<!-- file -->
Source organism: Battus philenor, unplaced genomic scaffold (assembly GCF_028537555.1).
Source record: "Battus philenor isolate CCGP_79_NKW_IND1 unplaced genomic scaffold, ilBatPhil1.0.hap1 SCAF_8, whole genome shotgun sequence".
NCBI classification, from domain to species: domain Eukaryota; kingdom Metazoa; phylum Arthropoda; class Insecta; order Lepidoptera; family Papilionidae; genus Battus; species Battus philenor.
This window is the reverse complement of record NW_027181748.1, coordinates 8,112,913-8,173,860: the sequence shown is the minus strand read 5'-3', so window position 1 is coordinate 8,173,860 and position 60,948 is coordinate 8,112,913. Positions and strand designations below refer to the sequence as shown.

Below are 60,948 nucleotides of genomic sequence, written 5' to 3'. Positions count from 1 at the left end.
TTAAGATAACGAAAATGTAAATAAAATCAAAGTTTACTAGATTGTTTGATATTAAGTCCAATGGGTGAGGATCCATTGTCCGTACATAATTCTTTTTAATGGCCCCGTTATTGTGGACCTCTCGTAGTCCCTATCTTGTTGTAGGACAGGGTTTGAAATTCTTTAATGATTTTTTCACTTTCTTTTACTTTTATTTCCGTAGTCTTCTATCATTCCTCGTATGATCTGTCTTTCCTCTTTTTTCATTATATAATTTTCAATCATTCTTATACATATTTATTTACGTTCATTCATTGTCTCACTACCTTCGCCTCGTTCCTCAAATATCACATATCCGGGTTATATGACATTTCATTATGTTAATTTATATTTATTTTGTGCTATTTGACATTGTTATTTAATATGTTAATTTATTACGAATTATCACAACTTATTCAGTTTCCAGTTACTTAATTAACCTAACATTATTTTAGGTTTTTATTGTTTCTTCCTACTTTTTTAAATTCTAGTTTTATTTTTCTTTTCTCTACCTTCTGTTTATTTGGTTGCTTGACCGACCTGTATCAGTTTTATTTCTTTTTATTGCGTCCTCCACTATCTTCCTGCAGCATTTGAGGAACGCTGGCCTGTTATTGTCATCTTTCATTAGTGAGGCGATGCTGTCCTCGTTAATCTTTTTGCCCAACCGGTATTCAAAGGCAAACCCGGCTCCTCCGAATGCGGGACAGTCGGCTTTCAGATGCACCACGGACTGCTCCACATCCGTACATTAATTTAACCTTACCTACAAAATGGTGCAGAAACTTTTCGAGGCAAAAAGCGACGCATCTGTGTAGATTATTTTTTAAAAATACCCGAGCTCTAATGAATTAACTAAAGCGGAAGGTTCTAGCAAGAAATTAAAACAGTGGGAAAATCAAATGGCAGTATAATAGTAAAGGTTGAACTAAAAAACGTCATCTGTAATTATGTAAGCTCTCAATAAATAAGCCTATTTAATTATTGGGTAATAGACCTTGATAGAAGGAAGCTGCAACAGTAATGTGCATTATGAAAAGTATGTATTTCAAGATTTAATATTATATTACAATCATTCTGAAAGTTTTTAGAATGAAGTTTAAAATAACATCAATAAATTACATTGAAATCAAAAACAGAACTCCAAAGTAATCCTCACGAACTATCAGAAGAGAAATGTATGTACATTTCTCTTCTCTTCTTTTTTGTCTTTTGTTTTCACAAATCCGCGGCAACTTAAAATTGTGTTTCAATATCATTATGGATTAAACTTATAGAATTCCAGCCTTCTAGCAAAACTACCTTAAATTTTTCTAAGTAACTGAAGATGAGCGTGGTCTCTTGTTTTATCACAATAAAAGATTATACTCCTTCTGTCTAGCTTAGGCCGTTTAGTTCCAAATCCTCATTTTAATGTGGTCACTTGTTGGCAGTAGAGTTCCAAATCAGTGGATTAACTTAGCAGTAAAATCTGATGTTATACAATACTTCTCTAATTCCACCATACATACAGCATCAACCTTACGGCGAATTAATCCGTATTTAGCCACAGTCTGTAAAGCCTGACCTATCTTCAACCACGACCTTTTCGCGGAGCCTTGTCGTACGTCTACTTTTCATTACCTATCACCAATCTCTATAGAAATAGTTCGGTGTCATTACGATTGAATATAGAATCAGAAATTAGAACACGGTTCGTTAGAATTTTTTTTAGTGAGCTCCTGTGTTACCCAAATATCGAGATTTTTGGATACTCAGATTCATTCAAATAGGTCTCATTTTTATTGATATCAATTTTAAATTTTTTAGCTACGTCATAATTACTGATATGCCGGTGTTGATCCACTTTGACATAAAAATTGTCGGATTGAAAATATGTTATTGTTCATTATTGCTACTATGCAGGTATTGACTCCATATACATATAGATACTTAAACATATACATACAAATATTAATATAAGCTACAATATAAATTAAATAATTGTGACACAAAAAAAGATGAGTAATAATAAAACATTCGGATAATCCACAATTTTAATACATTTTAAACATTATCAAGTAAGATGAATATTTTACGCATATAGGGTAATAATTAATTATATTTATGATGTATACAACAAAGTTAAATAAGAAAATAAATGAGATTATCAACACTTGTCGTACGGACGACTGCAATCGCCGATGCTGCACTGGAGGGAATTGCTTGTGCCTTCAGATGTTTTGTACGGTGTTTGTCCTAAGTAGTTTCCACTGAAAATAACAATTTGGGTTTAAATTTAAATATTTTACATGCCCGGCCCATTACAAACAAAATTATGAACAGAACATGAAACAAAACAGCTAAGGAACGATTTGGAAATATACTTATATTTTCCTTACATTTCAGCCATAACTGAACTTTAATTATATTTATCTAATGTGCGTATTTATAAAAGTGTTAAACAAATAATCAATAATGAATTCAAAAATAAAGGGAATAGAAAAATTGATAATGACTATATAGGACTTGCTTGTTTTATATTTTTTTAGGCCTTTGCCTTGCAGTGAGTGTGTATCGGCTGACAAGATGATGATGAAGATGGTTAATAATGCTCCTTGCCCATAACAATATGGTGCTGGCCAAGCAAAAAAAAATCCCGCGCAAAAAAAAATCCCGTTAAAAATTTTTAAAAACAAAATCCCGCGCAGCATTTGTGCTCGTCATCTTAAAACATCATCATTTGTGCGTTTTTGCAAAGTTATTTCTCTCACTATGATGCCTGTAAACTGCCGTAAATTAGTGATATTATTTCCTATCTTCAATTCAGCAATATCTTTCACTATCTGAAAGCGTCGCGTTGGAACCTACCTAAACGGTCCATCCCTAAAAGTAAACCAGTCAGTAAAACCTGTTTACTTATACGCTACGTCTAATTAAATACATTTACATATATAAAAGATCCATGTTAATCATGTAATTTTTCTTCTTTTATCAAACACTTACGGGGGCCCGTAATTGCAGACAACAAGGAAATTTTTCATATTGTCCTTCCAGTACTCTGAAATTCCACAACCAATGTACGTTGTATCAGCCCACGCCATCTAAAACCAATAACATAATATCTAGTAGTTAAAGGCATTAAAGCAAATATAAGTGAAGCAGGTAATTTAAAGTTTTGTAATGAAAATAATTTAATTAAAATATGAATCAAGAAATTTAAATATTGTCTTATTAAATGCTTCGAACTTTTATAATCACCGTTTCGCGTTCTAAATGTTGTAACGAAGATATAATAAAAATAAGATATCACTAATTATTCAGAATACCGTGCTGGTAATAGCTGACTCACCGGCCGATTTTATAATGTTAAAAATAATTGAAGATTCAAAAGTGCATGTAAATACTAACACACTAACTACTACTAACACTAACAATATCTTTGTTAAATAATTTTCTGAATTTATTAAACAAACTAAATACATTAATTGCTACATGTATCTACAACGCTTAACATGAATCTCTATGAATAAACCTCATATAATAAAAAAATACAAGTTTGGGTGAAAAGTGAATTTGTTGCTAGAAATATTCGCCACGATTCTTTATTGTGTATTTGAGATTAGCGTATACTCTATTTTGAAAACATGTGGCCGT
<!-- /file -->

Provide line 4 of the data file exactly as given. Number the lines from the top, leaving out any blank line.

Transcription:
This window is the reverse complement of record NW_027181748.1, coordinates 8,112,913-8,173,860: the sequence shown is the minus strand read 5'-3', so window position 1 is coordinate 8,173,860 and position 60,948 is coordinate 8,112,913. Positions and strand designations below refer to the sequence as shown.